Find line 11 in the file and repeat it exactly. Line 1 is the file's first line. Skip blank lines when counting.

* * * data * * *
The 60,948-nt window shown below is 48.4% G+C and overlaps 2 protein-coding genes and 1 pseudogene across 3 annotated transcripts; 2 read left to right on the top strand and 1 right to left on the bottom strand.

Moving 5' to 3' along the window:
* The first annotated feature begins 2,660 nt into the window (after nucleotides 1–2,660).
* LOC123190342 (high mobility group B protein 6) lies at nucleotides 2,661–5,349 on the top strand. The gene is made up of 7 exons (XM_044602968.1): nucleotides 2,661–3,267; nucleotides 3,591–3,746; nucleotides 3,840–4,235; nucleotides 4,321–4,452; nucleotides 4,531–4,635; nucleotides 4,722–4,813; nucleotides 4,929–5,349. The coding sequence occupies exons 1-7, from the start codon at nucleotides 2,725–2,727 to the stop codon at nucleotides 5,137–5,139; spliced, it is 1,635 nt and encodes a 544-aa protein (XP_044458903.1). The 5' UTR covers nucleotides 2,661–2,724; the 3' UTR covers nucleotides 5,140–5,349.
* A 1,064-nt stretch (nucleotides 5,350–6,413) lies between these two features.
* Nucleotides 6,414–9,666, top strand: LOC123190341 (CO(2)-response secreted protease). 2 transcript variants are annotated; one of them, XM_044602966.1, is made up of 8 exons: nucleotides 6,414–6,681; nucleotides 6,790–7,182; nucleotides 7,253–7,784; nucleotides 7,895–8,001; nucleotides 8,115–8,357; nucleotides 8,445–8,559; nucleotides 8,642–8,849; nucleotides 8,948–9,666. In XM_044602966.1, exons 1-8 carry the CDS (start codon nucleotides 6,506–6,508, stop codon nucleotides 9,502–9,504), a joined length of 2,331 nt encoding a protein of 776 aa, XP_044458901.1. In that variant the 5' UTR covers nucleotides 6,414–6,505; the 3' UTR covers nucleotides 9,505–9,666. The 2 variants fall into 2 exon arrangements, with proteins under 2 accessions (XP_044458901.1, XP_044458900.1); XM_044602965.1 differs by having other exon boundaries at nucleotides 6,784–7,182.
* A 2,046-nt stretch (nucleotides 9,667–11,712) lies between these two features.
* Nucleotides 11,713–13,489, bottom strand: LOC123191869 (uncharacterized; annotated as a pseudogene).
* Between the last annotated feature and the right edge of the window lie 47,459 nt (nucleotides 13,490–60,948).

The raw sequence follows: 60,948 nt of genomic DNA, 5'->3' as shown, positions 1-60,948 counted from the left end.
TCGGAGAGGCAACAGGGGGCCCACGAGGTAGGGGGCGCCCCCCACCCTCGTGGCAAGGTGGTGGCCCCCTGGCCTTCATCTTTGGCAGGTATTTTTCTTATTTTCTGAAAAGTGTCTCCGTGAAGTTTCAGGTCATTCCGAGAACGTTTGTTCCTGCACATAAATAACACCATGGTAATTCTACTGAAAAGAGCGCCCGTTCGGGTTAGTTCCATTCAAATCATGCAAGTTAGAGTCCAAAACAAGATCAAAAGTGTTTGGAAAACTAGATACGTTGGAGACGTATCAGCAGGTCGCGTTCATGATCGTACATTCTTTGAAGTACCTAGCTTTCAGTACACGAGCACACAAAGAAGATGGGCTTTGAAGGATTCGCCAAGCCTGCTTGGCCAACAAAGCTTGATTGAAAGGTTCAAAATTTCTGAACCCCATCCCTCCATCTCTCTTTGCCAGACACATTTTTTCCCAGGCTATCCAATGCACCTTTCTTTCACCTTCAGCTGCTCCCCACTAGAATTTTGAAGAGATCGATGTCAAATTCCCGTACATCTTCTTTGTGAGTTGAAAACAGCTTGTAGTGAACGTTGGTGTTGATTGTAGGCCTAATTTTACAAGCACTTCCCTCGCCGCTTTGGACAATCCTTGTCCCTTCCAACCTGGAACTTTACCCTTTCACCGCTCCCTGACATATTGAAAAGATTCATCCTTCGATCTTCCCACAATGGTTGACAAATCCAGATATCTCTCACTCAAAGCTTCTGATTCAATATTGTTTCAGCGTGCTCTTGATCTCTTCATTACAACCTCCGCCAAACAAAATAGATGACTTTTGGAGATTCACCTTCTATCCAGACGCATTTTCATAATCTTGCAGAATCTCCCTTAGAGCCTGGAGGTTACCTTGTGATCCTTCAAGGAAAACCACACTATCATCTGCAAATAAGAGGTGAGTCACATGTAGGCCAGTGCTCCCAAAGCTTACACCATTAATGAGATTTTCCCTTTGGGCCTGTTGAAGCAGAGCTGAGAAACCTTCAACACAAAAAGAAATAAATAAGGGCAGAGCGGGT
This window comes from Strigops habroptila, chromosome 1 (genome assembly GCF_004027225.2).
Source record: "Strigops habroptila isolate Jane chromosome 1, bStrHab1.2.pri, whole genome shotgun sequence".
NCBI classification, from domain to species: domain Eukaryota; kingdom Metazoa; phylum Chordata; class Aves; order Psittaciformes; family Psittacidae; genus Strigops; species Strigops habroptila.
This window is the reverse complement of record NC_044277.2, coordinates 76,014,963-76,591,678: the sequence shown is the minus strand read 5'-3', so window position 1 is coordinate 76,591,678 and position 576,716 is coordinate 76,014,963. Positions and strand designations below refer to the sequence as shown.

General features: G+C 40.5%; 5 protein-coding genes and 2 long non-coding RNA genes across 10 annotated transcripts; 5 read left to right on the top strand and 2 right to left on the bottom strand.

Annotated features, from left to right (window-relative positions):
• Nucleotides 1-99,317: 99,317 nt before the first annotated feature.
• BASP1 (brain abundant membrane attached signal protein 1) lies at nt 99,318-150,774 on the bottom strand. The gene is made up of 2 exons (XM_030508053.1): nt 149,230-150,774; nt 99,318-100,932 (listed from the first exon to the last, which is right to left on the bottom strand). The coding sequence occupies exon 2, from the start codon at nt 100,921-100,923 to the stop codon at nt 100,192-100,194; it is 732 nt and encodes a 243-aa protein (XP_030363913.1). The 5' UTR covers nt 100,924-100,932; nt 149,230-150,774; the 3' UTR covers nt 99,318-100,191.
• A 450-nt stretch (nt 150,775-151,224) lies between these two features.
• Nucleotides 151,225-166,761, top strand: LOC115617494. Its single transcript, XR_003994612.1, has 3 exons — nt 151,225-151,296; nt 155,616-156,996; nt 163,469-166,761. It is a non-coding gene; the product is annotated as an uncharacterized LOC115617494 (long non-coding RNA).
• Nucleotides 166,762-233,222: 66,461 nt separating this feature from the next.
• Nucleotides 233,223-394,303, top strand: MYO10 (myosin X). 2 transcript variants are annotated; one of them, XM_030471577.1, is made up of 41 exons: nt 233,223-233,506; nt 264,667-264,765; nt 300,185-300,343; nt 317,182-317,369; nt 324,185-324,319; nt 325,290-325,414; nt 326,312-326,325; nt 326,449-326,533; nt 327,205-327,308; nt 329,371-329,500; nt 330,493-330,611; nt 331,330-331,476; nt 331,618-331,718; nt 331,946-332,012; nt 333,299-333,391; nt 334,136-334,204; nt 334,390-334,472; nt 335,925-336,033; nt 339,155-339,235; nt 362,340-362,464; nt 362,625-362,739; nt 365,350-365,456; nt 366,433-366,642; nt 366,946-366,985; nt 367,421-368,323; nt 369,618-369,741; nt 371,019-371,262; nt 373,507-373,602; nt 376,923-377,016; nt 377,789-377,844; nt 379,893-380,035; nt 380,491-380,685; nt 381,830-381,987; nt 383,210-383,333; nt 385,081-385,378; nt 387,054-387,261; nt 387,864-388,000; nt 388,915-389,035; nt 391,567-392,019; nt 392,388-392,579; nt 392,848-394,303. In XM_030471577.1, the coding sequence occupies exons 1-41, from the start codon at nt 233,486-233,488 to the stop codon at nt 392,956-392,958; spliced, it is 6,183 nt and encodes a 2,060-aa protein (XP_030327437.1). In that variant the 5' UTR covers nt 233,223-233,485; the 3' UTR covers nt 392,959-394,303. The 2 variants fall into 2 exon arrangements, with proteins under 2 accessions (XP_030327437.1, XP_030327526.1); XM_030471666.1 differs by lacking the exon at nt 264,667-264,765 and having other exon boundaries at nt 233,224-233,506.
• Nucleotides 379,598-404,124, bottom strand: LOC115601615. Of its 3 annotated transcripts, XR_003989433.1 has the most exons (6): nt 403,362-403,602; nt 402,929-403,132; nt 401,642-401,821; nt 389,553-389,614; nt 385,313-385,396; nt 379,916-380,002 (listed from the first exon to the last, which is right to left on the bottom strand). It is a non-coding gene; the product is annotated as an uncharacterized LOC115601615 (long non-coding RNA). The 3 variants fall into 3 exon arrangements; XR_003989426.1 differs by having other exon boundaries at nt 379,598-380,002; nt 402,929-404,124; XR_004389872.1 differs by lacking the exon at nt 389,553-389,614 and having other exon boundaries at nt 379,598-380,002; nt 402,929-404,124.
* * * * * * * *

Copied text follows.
TCGGAGAGGCAACAGGGGGCCCACGAGGTAGGGGGCGCCCCCCACCCTCGTGGCAAGGTGGTGGCCCCCTGGCCTTCATCTTTGGCAGGTATTTTTCTTATTTTCTGAAAAGTGTCTCCGTGAAGTTTCAGGTCATTCCGAGAACGTTTGTTCCTGCACATAAATAACACCATGGTAATTCTACTGAAAAGAGCGCCCGTTCGGGTTAGTTCCATTCAAATCATGCAAGTTAGAGTCCAAAACAAGATCAAAAGTGTTTGGAAAACTAGATACGTTGGAGACGTATCAGCAGGTCGCGTTCATGATCGTACATTCTTTGAAGTACCTAGCTTTCAGTACACGAGCACACAAAGAAGATGGGCTTTGAAGGATTCGCCAAGCCTGCTTGGCCAACAAAGCTTGATTGAAAGGTTCAAAATTTCTGAACCCCATCCCTCCATCTCTCTTTGCCAGACACATTTTTTCCCAGGCTATCCAATGCACCTTTCTTTCACCTTCAGCTGCTCCCCACTAGAATTTTGAAGAGATCGATGTCAAATTCCCGTACATCTTCTTTGTGAGTTGAAAACAGCTTGTAGTGAACGTTGGTGTTGATTGTAGGCCTAATTTTACAAGCACTTCCCTCGCCGCTTTGGACAATCCTTGTCCCTTCCAACCTGGAACTTTACCCTTTCACCGCTCCCTGACATATTGAAAAGATTCATCCTTCGATCTTCCCACAATGGTTGACAAATCCAGATATCTCTCACTCAAAGCTTCTGATTCAATATTGTTTCAGCGTGCTCTTGATCTCTTCATTACAACCTCCGCCAAACAAAATAGATGACTTTTGGAGATTCACCTTCTATCCAGACGCATTTTCATAATCTTGCAGAATCTCCCTTAGAGCCTGGAGGTTACCTTGTGATCCTTCAAGGAAAACCACACTATCATCTGCAAATAAGAGGTGAGTCACATGTAGGCCAGTGCTCCCAAAGCTTACACCATTAATGAGATTTTCCCTTTGGGCCTGTTGAAGCAGAGCTGAGAAACCTTCAACACAAAAAGAAATAAATAAGGGCAGAGCGGGT